Where an employee is alleged to have engaged in misconduct, the employer has a duty to investigate what actually happened before terminating the employee.  And where the employer has benefitted from the employee’s conduct, it is likely not misconduct.  The Court did not accept all of the misconduct allegations because some the employer could not prove, and because some were found actually to have been good for the business.  For example, trading products with sales representatives of other companies was within the scope of the employee’s authority and benefitted the employer’s marketing.  Charging her family’s entry fees to the Capilano Suspension Bridge on a visit with an important client was also found to be proper, because the employee was responsible for managing that client relationship and the client brought his own son.

Employees have a responsibility to be honest and to avoid conflicts of interest with their employer.  While it can be tempting to “comp” small personal expenses, it undermines the employer’s trust in the employee and can give rise to with cause termination.

Employers should have clear policies regarding repayment of common employee expenses, including cell phones and laptops used for business.  The reason the Court rejected the employer’s counterclaim relating to the employee seeking repayment of her portion of her family’s cell phone plan because there was no formal or written policy on cell phone reimbursement, for example.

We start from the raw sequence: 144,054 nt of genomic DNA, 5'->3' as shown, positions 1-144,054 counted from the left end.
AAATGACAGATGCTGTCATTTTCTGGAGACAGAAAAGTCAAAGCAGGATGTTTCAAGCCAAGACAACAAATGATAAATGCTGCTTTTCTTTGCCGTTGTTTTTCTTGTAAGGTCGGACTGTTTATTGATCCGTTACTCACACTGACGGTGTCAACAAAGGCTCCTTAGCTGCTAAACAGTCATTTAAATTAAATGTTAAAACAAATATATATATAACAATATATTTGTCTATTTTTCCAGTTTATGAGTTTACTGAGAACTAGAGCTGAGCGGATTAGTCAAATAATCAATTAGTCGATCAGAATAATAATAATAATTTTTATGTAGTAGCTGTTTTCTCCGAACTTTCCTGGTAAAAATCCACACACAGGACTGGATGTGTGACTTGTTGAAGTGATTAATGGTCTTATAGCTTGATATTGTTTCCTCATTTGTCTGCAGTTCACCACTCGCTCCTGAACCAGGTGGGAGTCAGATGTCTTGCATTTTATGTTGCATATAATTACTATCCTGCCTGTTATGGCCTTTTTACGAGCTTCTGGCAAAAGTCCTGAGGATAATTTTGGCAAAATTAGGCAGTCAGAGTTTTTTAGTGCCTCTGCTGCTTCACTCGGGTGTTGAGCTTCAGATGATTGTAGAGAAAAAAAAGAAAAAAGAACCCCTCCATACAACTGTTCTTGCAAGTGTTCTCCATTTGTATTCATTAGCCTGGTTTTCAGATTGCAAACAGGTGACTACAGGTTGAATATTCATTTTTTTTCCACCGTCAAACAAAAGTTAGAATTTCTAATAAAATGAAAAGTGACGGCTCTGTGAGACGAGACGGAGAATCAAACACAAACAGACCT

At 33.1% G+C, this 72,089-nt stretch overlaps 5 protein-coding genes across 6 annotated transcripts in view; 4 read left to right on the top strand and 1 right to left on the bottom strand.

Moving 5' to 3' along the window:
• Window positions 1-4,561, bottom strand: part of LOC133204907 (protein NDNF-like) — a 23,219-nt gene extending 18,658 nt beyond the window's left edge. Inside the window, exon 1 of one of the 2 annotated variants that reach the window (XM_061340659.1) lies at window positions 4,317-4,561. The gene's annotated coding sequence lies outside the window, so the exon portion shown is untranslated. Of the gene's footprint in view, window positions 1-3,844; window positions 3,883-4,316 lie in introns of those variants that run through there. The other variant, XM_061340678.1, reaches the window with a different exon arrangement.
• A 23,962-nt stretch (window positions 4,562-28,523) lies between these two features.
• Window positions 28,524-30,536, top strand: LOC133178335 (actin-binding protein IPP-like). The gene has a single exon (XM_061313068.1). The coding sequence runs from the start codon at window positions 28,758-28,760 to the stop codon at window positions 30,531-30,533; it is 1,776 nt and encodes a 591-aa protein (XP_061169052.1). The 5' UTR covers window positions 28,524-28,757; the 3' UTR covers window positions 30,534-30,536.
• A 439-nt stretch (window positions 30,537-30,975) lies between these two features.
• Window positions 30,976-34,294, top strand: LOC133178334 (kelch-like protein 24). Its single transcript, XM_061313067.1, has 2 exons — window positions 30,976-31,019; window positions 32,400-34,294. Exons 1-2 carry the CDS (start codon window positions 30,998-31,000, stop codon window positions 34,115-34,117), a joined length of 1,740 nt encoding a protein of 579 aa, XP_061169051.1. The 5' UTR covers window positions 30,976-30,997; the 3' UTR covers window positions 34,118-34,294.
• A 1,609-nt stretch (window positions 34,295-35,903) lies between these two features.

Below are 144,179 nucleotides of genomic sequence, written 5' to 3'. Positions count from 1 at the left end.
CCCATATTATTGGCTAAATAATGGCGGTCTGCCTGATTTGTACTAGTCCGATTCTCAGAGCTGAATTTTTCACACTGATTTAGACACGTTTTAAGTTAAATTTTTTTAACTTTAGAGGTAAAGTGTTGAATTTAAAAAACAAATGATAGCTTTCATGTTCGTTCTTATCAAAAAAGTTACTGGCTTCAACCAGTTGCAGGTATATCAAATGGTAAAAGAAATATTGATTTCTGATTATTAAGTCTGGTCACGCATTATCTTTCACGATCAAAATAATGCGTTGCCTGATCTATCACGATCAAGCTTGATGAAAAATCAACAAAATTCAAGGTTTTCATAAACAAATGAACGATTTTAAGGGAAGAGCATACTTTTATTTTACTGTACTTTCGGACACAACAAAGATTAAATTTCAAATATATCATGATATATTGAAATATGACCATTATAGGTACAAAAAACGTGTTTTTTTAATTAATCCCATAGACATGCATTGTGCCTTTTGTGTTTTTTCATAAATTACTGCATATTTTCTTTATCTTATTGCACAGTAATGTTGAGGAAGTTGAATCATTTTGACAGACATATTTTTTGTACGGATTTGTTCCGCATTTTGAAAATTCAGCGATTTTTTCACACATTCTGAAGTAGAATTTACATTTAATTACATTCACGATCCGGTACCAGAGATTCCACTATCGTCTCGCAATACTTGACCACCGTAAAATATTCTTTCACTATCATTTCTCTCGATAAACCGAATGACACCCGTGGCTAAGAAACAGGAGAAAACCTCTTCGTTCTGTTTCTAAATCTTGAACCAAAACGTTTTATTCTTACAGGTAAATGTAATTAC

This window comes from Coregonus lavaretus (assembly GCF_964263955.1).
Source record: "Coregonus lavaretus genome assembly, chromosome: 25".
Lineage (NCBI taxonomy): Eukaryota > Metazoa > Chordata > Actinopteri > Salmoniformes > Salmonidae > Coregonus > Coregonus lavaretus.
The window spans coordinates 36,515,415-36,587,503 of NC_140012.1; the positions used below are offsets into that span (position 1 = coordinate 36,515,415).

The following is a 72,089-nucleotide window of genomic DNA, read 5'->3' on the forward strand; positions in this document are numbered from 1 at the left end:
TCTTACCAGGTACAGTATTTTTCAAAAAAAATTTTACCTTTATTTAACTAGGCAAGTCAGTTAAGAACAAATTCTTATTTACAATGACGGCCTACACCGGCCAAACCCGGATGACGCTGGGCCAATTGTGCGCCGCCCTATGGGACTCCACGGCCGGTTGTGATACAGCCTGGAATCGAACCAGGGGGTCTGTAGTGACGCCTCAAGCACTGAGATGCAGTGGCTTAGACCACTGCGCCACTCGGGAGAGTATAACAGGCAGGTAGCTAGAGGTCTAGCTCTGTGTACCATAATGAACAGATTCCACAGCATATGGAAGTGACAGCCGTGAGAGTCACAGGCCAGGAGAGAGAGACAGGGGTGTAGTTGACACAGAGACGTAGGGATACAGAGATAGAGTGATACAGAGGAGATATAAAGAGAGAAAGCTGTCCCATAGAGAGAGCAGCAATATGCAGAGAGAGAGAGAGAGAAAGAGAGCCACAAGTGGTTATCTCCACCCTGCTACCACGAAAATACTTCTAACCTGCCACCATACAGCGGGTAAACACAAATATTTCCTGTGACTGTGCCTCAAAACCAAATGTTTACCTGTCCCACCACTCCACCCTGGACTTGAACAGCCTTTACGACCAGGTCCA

Laptops paid for by the employer will typically belong to the employer.  In this case, the employee used her provided laptop for both personal and business matters, and instead of returning it wiped the hard-drive and kept it.  While the Court did not go so far as to call it theft, the employee’s decision to call it a gift and refuse to return it was contrary to her responsibilities as an employee.  Employers should quickly seek the return of laptops after terminating employees, because they contain valuable business information.

Conflicts of interest can arise where the benefit goes to the spouse or another family member of the employee, not just the employee themselves.  If an employee wants to recommend a service or business to their employer that will benefit them personally, they have an obligation to disclose that to the employer when making the recommendation.

Contact Us

As is clear from Chura, navigating legal issues in the workplace – such as termination of employment – can be incredibly difficult without the right legal advice. If you have questions regarding termination of employment or any other employment law issue, one of our experienced employment law lawyers would be more than happy to discuss them with you.

Kelsey Croft, Associate at Hamilton Duncan What Counts as Employee Misconduct

Kelsey Croft is an associate at Hamilton Duncan whose practice consists of employment, human rights, and workers compensation disputes.

This article is for general information purposes only and is not legal advice. Readers should not act based only on general information or neglect to seek legal advice because of it. Proper legal advice is highly dependent on the facts of each case, and the lawyers at Hamilton Duncan would be pleased to discuss your situation with you and to provide you with advice specific to it.